December 7, 2012
By Sarah Kitchell*
Study: Provider-Patient Communication Breakdowns Lead to Discharge Medication Errors
FierceHealthcare (12/4) reports on a recent Yale-New Haven Hospital study that found that more than 80% of elderly patients with heart conditions or pneumonia "experienced a provider error" such as receiving the wrong prescription at discharge (24%) or had lacked knowledge about medication changes (60%). The article notes that "better communication between providers and pharmacies" and use of electronic medical records could bring improvements and urged providers to educate patients about their medications.
Tax-Exempt Healthcare Providers Urge IRS to Ease Patient Financial Assistance Requirements
BNA Health Care Daily Report (12/6) reports that at a hearing on December 5, several tax-exempt hospitals and other healthcare providers urged the Internal Revenue Service to "lighten the burden imposed . . . by far-reaching requirements" of the proposed rules under the Affordable Care Act, such as requirements for patient financial assistance policies, limitations on ability to take certain collection actions, and making "reasonable efforts" to identify patients' ability to pay. Stakeholders argued that these rules are "overly prescriptive" and do not offer hospitals flexibility to do such things as sell debt and work with patients to provide financial assistance; however, patient advocacy groups argued that the rules are necessary to protect vulnerable populations. (Note: registration is required to access this article.)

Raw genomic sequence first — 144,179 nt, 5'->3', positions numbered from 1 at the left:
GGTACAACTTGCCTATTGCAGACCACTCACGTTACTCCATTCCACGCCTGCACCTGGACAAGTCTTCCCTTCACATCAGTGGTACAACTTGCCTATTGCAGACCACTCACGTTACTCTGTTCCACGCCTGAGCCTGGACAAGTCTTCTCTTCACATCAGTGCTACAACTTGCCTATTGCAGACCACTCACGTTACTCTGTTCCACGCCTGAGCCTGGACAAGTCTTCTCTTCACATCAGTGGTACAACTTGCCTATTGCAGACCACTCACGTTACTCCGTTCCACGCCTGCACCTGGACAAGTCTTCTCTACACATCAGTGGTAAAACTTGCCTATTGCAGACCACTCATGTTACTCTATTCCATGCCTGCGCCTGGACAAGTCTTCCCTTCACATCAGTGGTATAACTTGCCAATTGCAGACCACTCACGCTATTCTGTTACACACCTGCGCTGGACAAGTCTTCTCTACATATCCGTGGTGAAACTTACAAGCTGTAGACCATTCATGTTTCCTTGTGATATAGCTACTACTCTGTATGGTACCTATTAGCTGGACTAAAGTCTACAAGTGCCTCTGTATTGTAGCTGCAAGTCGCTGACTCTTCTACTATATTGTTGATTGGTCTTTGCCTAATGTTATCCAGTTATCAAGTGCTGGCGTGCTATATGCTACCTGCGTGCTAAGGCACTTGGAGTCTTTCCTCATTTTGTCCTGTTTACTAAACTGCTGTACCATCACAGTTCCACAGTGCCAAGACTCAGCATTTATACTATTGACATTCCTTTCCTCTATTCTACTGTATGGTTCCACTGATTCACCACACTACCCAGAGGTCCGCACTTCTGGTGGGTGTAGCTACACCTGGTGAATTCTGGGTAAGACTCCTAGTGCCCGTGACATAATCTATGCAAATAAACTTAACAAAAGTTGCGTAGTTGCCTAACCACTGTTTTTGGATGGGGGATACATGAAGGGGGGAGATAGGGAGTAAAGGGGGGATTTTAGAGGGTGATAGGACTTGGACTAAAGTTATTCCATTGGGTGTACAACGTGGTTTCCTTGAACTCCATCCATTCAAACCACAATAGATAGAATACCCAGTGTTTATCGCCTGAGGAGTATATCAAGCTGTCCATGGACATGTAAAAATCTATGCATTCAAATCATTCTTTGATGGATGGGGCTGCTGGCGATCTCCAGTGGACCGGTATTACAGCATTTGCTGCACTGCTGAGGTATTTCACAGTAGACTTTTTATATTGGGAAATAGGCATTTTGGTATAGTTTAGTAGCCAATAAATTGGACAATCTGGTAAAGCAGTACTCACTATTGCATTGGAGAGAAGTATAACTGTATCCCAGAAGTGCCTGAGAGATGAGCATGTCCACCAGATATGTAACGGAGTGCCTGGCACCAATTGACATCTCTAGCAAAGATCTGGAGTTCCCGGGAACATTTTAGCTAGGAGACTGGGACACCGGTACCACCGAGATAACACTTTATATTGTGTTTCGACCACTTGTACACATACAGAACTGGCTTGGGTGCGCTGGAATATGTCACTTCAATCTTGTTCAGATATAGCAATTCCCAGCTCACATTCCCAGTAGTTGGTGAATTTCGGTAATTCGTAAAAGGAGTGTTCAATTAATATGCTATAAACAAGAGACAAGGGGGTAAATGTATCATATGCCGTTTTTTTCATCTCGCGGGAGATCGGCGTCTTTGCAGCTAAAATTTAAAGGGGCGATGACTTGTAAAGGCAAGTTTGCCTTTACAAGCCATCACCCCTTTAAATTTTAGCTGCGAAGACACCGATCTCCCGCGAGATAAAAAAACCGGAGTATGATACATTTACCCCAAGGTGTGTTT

Effects of Faculty Disclosures of Industry Contacts to Medical Students Studied
MedPage Today (12/4) reports on a survey that found that medical students were more likely to support a conflict of interest disclosure policy requiring faculty members to mention contacts with pharmaceutical companies and device companies prior to lectures. The survey showed that the same group of students was not more likely to feel that "their instructors or educational content [was] influenced by industry" following such a disclosure, however. Study authors supported implementation of a conflict-of-interest disclosure policy as good public policy and useful training of students toward "industry prescribing" without affecting education.
FDA Touts Near-Record Numbers of New Drug Approvals
The Wall Street Journal (12/5) reports that the U.S. Food and Drug Administration (FDA) has approved thirty-one new types of drugs, including drugs for conditions such as human immunodeficiency virus, cancer, multiple sclerosis, and its "first weight-loss drug approved in more than a decade." The article cited an FDA report that showed, "based on a broader definition of what counts as a new drug," the agency had approved thirty-five new drugs in fiscal year 2012. The article noted that the FDA has, in this year, "already approved the most new medicines since 2004," when the agency approved thirty-six new drugs. The article's author indicated that one reason for this increase in approval activity is the quicker pace of development of new drugs by pharmaceutical companies. (Note: registration is required to access this article.)
*We would like to thank Sarah Kitchell, Esquire (McDermott Will & Emery LLP, Boston, MA), for providing this week's update.